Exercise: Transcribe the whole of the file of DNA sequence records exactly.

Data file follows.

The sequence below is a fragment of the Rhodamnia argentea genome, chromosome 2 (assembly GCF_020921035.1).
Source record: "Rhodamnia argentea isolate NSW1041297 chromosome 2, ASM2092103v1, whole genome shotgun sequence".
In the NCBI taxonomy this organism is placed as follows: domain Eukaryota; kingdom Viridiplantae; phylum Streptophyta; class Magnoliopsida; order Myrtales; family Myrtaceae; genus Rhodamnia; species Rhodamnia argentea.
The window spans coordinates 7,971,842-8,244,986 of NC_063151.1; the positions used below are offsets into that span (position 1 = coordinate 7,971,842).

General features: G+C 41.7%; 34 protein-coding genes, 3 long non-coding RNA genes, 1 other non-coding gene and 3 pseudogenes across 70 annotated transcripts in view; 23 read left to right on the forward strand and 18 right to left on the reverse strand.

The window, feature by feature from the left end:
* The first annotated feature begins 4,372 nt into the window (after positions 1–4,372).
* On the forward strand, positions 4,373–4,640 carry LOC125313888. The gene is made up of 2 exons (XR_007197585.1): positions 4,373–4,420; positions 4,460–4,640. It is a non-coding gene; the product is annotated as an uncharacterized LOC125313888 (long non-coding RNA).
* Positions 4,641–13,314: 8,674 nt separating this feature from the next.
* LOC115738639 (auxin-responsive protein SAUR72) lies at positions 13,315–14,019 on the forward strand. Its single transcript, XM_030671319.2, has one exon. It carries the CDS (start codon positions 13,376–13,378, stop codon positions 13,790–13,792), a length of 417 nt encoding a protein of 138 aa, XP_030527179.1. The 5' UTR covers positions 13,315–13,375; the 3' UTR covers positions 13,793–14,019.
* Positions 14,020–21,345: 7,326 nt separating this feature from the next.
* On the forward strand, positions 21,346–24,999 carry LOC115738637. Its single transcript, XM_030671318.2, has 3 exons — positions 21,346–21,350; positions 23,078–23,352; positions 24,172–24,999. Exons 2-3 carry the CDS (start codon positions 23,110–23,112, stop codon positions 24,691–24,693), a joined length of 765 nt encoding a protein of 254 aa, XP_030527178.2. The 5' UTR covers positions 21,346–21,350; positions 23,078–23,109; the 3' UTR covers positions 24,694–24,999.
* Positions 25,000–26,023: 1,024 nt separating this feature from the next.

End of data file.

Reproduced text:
The sequence below is a fragment of the Rhodamnia argentea genome, chromosome 2 (assembly GCF_020921035.1).
Source record: "Rhodamnia argentea isolate NSW1041297 chromosome 2, ASM2092103v1, whole genome shotgun sequence".
In the NCBI taxonomy this organism is placed as follows: domain Eukaryota; kingdom Viridiplantae; phylum Streptophyta; class Magnoliopsida; order Myrtales; family Myrtaceae; genus Rhodamnia; species Rhodamnia argentea.
The window spans coordinates 7,971,842-8,244,986 of NC_063151.1; the positions used below are offsets into that span (position 1 = coordinate 7,971,842).

General features: G+C 41.7%; 34 protein-coding genes, 3 long non-coding RNA genes, 1 other non-coding gene and 3 pseudogenes across 70 annotated transcripts in view; 23 read left to right on the forward strand and 18 right to left on the reverse strand.

The window, feature by feature from the left end:
* The first annotated feature begins 4,372 nt into the window (after positions 1–4,372).
* On the forward strand, positions 4,373–4,640 carry LOC125313888. The gene is made up of 2 exons (XR_007197585.1): positions 4,373–4,420; positions 4,460–4,640. It is a non-coding gene; the product is annotated as an uncharacterized LOC125313888 (long non-coding RNA).
* Positions 4,641–13,314: 8,674 nt separating this feature from the next.
* LOC115738639 (auxin-responsive protein SAUR72) lies at positions 13,315–14,019 on the forward strand. Its single transcript, XM_030671319.2, has one exon. It carries the CDS (start codon positions 13,376–13,378, stop codon positions 13,790–13,792), a length of 417 nt encoding a protein of 138 aa, XP_030527179.1. The 5' UTR covers positions 13,315–13,375; the 3' UTR covers positions 13,793–14,019.
* Positions 14,020–21,345: 7,326 nt separating this feature from the next.
* On the forward strand, positions 21,346–24,999 carry LOC115738637. Its single transcript, XM_030671318.2, has 3 exons — positions 21,346–21,350; positions 23,078–23,352; positions 24,172–24,999. Exons 2-3 carry the CDS (start codon positions 23,110–23,112, stop codon positions 24,691–24,693), a joined length of 765 nt encoding a protein of 254 aa, XP_030527178.2. The 5' UTR covers positions 21,346–21,350; positions 23,078–23,109; the 3' UTR covers positions 24,694–24,999.
* Positions 25,000–26,023: 1,024 nt separating this feature from the next.